Mr. Watts: To ask the Secretary of State for Trade and Industry when the Government will publish its proposals for replacing European structural funds with its own regional funding system; whether the Government will ensure that all Objective 1 and 2 areas receive the same level of funding as they receive under the Objective 1 and 2 programmes; whether all Objective 1 and 2 areas will continue to receive pound for pound matching funding for regeneration programmes; whether the Government's proposals will offer the same seven-year guarantee of funding as that offered by the Commission's proposals; whether the Government will maintain the same level of non-structural regeneration funding to Objective 1 and 2 areas over this period; and whether money will be targeted at Objective 1 and 2 areas whose economic performance is below that of the national average. 
Alan Johnson: The Government set out their proposals for the future of the European Structural Funds post-2006 in "A Modern Regional Policy for the United Kingdom" which was published on 6 March; a parliamentary statement was issued on that day. This paper puts forward a new EU Framework for Devolved Regional Policy, and launches a consultation on the proposition that this should form the basis for a UK negotiating position in the debate in Europe. The consultation period ends on 4 July.
It is not possible at this stage to be precise about the details of how the Framework and funding will operate in individual regions. However, approximately three-quarters of UK regional development funding already comes directly from the UK Government. And, if the Government's proposals for the future of the Structural Funds were accepted, the Government would guarantee that regional spending would be increased so that the nations and regions of the UK receive a level of resources which ensures that they do not lose out from the UK's proposals on Structural Funds reform, for example from the transitional funding they would automatically have received from the application of the eligibility criteria to EU 25 instead of EU15.
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The Government have already introduced three-year multi-annual budgeting to encourage long-term planning. And the Government guarantee on future regional spending would extend over the entire seven-year period of the next EU Financial Perspective. As part of this guarantee, the Government would commit to ensuring that the nations and regions have sufficient resources to continue to be able to promote regional productivity and employment from increased UK Government spending on regional policy, targeted on those areas of high unemployment and low GDP.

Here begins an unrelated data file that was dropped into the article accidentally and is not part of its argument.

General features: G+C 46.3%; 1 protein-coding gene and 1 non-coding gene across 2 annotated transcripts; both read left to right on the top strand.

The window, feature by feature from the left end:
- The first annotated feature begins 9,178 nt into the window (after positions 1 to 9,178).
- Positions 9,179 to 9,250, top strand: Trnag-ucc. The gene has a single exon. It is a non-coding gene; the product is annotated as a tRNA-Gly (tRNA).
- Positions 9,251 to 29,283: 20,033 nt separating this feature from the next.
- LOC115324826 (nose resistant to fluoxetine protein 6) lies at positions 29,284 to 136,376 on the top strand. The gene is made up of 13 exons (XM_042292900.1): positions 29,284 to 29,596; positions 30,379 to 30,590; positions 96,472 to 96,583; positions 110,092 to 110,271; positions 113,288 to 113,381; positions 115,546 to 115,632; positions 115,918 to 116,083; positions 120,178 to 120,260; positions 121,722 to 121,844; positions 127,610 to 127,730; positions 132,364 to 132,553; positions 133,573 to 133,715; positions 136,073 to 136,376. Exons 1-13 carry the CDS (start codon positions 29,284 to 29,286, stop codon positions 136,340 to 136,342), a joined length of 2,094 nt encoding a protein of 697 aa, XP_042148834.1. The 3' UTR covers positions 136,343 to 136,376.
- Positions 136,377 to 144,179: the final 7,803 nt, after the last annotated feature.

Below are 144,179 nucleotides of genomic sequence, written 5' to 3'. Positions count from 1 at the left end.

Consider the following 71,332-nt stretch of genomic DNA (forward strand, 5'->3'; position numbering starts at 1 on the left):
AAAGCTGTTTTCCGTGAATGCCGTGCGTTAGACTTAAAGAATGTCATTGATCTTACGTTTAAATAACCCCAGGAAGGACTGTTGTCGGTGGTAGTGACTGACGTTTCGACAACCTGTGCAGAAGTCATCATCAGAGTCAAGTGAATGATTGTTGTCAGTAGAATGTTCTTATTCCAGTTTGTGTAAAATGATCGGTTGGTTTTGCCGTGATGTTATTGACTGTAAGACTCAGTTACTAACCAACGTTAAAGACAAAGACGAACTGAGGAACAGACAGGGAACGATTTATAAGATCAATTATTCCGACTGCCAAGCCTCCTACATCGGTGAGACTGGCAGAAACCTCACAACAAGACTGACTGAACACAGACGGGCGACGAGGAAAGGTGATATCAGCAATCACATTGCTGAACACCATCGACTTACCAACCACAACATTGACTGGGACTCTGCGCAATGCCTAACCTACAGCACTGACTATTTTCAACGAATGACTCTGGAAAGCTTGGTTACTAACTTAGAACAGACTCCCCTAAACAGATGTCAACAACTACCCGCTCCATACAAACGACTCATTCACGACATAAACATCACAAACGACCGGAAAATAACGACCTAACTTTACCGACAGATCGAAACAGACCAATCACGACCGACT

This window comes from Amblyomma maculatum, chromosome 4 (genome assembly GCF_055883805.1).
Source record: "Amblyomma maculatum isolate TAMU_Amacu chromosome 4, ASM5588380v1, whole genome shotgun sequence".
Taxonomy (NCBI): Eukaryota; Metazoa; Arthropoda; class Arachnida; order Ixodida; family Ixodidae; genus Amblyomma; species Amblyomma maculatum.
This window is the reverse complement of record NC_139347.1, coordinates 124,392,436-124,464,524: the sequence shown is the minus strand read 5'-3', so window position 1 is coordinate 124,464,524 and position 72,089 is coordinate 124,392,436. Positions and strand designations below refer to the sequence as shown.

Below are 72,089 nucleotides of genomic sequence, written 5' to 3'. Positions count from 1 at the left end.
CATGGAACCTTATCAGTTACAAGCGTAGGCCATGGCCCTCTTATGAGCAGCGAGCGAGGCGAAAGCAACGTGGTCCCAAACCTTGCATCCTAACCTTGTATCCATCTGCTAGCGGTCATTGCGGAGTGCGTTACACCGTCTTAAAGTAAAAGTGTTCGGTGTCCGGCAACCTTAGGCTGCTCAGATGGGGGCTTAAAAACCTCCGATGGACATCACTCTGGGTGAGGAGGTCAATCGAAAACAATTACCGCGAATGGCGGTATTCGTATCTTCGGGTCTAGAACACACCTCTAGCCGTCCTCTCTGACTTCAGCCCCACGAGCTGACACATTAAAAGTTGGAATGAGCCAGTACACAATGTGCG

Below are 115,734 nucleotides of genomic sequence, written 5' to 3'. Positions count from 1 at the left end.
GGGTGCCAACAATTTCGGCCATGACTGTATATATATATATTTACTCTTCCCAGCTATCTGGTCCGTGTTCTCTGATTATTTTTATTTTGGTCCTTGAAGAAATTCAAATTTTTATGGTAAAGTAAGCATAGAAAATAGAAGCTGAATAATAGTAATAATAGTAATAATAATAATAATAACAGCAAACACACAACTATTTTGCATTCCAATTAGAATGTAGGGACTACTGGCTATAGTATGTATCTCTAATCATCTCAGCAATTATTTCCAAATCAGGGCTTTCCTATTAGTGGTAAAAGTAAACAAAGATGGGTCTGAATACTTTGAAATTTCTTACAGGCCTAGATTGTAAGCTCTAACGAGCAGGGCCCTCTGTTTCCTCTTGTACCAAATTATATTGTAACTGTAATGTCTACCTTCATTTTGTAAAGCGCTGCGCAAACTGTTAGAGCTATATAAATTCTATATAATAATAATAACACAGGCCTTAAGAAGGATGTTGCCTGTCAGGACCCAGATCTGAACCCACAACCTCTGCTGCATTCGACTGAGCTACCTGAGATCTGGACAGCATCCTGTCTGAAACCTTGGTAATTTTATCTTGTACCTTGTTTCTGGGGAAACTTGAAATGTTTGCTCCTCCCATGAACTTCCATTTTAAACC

Matthew Taylor: To ask the Secretary of State for Trade and Industry what rate of return will be expected on the trading fund of the Export Credits Guarantee Department; what proportion of guarantees by value she expects it to cover; and if she will make a statement. 
Ms Hewitt: ECGD and HM Treasury are currently working on the policy and objectives, financial and regulatory frameworks and operational details of the ECGD Trading Fund. The aim is to complete this work by the summer recess. There has therefore been no decision yet as to the rate of return that the ECGD Trading Fund will be expected to generate, but the Government's policy remains that ECGD's premium rates will not be increased to pay a return on capital.
The Trading Fund will cover all guarantees issued by ECGD, with the exception of instances where guarantees are issued under Ministerial Instruction, used only rarely in the past. The Government have made a firm commitment that ECGD will continue to support broadly the same amount of business as it does now, but given that the precise volume of ECGD's future business, it is not possible to divide the business in the way the hon. Member has requested.